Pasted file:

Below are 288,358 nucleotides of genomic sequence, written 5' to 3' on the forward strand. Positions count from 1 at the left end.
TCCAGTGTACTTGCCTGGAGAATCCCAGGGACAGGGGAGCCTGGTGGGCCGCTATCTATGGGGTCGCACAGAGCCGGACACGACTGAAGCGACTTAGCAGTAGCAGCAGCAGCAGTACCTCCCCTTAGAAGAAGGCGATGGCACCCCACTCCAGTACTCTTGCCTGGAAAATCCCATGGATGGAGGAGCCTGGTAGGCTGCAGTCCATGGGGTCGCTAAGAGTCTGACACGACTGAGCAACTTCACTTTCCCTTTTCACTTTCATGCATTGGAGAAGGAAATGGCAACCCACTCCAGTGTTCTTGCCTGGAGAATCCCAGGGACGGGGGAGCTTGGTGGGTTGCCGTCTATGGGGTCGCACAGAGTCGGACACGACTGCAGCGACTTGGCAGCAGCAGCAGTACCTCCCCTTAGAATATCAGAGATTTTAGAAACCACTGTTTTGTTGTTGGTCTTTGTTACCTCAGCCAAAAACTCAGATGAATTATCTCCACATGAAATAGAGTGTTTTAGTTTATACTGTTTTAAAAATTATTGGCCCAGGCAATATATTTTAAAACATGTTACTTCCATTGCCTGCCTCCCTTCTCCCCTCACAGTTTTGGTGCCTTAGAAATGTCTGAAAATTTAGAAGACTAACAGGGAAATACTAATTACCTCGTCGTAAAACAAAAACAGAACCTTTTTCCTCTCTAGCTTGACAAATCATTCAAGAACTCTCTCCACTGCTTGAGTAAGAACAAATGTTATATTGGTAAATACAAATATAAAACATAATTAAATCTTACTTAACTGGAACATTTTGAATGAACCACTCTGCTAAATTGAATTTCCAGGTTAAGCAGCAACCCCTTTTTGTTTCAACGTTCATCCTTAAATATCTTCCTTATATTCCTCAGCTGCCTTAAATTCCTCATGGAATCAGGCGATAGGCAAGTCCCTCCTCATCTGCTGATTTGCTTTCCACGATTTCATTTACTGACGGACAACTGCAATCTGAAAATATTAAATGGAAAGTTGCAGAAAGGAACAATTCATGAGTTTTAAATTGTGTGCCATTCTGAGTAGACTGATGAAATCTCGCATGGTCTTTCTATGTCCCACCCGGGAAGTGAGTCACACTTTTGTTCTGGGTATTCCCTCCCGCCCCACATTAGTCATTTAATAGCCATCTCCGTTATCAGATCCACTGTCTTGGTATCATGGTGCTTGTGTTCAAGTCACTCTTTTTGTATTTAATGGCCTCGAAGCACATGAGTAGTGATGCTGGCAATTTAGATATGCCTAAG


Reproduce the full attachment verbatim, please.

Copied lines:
Below are 288,358 nucleotides of genomic sequence, written 5' to 3' on the forward strand. Positions count from 1 at the left end.
TCCAGTGTACTTGCCTGGAGAATCCCAGGGACAGGGGAGCCTGGTGGGCCGCTATCTATGGGGTCGCACAGAGCCGGACACGACTGAAGCGACTTAGCAGTAGCAGCAGCAGCAGTACCTCCCCTTAGAAGAAGGCGATGGCACCCCACTCCAGTACTCTTGCCTGGAAAATCCCATGGATGGAGGAGCCTGGTAGGCTGCAGTCCATGGGGTCGCTAAGAGTCTGACACGACTGAGCAACTTCACTTTCCCTTTTCACTTTCATGCATTGGAGAAGGAAATGGCAACCCACTCCAGTGTTCTTGCCTGGAGAATCCCAGGGACGGGGGAGCTTGGTGGGTTGCCGTCTATGGGGTCGCACAGAGTCGGACACGACTGCAGCGACTTGGCAGCAGCAGCAGTACCTCCCCTTAGAATATCAGAGATTTTAGAAACCACTGTTTTGTTGTTGGTCTTTGTTACCTCAGCCAAAAACTCAGATGAATTATCTCCACATGAAATAGAGTGTTTTAGTTTATACTGTTTTAAAAATTATTGGCCCAGGCAATATATTTTAAAACATGTTACTTCCATTGCCTGCCTCCCTTCTCCCCTCACAGTTTTGGTGCCTTAGAAATGTCTGAAAATTTAGAAGACTAACAGGGAAATACTAATTACCTCGTCGTAAAACAAAAACAGAACCTTTTTCCTCTCTAGCTTGACAAATCATTCAAGAACTCTCTCCACTGCTTGAGTAAGAACAAATGTTATATTGGTAAATACAAATATAAAACATAATTAAATCTTACTTAACTGGAACATTTTGAATGAACCACTCTGCTAAATTGAATTTCCAGGTTAAGCAGCAACCCCTTTTTGTTTCAACGTTCATCCTTAAATATCTTCCTTATATTCCTCAGCTGCCTTAAATTCCTCATGGAATCAGGCGATAGGCAAGTCCCTCCTCATCTGCTGATTTGCTTTCCACGATTTCATTTACTGACGGACAACTGCAATCTGAAAATATTAAATGGAAAGTTGCAGAAAGGAACAATTCATGAGTTTTAAATTGTGTGCCATTCTGAGTAGACTGATGAAATCTCGCATGGTCTTTCTATGTCCCACCCGGGAAGTGAGTCACACTTTTGTTCTGGGTATTCCCTCCCGCCCCACATTAGTCATTTAATAGCCATCTCCGTTATCAGATCCACTGTCTTGGTATCATGGTGCTTGTGTTCAAGTCACTCTTTTTGTATTTAATGGCCTCGAAGCACATGAGTAGTGATGCTGGCAATTTAGATATGCCTAAG